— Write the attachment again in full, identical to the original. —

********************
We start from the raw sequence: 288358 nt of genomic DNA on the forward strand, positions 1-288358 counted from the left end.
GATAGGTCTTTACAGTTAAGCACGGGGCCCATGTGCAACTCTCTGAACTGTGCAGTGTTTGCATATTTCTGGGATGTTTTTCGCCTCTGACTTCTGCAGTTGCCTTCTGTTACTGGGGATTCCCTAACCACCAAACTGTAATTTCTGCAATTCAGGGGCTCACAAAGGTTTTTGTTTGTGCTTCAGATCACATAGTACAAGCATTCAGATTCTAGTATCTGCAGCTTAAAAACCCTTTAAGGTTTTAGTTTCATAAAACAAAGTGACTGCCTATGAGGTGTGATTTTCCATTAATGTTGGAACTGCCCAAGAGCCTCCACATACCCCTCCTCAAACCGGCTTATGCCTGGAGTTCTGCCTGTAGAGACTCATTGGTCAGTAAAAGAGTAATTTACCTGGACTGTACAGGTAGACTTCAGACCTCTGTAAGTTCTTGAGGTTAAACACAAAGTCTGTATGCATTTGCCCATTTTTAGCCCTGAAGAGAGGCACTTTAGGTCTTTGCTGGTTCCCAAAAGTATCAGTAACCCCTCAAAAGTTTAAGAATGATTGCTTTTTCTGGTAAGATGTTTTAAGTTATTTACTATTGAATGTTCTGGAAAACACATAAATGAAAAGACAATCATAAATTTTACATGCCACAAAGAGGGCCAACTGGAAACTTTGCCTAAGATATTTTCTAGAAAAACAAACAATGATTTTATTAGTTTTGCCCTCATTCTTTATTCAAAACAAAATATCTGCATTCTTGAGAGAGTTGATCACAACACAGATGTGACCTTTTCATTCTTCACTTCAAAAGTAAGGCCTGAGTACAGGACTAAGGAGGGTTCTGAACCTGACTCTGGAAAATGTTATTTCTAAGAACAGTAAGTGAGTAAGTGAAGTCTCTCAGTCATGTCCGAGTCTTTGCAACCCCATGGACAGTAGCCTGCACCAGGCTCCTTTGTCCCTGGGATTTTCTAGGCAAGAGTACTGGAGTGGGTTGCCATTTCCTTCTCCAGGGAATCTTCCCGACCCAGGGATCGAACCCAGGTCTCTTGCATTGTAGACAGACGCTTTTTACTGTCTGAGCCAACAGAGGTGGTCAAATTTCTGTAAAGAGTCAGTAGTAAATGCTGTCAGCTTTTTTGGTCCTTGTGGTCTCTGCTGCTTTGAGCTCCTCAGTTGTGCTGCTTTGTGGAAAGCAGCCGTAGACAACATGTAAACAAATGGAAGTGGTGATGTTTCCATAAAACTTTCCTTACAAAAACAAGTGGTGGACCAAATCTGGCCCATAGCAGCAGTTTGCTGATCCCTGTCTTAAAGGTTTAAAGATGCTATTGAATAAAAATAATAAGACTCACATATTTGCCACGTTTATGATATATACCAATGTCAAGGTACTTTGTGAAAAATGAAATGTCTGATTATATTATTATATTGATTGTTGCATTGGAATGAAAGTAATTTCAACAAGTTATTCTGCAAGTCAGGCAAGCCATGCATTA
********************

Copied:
We start from the raw sequence: 288358 nt of genomic DNA on the forward strand, positions 1-288358 counted from the left end.
GATAGGTCTTTACAGTTAAGCACGGGGCCCATGTGCAACTCTCTGAACTGTGCAGTGTTTGCATATTTCTGGGATGTTTTTCGCCTCTGACTTCTGCAGTTGCCTTCTGTTACTGGGGATTCCCTAACCACCAAACTGTAATTTCTGCAATTCAGGGGCTCACAAAGGTTTTTGTTTGTGCTTCAGATCACATAGTACAAGCATTCAGATTCTAGTATCTGCAGCTTAAAAACCCTTTAAGGTTTTAGTTTCATAAAACAAAGTGACTGCCTATGAGGTGTGATTTTCCATTAATGTTGGAACTGCCCAAGAGCCTCCACATACCCCTCCTCAAACCGGCTTATGCCTGGAGTTCTGCCTGTAGAGACTCATTGGTCAGTAAAAGAGTAATTTACCTGGACTGTACAGGTAGACTTCAGACCTCTGTAAGTTCTTGAGGTTAAACACAAAGTCTGTATGCATTTGCCCATTTTTAGCCCTGAAGAGAGGCACTTTAGGTCTTTGCTGGTTCCCAAAAGTATCAGTAACCCCTCAAAAGTTTAAGAATGATTGCTTTTTCTGGTAAGATGTTTTAAGTTATTTACTATTGAATGTTCTGGAAAACACATAAATGAAAAGACAATCATAAATTTTACATGCCACAAAGAGGGCCAACTGGAAACTTTGCCTAAGATATTTTCTAGAAAAACAAACAATGATTTTATTAGTTTTGCCCTCATTCTTTATTCAAAACAAAATATCTGCATTCTTGAGAGAGTTGATCACAACACAGATGTGACCTTTTCATTCTTCACTTCAAAAGTAAGGCCTGAGTACAGGACTAAGGAGGGTTCTGAACCTGACTCTGGAAAATGTTATTTCTAAGAACAGTAAGTGAGTAAGTGAAGTCTCTCAGTCATGTCCGAGTCTTTGCAACCCCATGGACAGTAGCCTGCACCAGGCTCCTTTGTCCCTGGGATTTTCTAGGCAAGAGTACTGGAGTGGGTTGCCATTTCCTTCTCCAGGGAATCTTCCCGACCCAGGGATCGAACCCAGGTCTCTTGCATTGTAGACAGACGCTTTTTACTGTCTGAGCCAACAGAGGTGGTCAAATTTCTGTAAAGAGTCAGTAGTAAATGCTGTCAGCTTTTTTGGTCCTTGTGGTCTCTGCTGCTTTGAGCTCCTCAGTTGTGCTGCTTTGTGGAAAGCAGCCGTAGACAACATGTAAACAAATGGAAGTGGTGATGTTTCCATAAAACTTTCCTTACAAAAACAAGTGGTGGACCAAATCTGGCCCATAGCAGCAGTTTGCTGATCCCTGTCTTAAAGGTTTAAAGATGCTATTGAATAAAAATAATAAGACTCACATATTTGCCACGTTTATGATATATACCAATGTCAAGGTACTTTGTGAAAAATGAAATGTCTGATTATATTATTATATTGATTGTTGCATTGGAATGAAAGTAATTTCAACAAGTTATTCTGCAAGTCAGGCAAGCCATGCATTA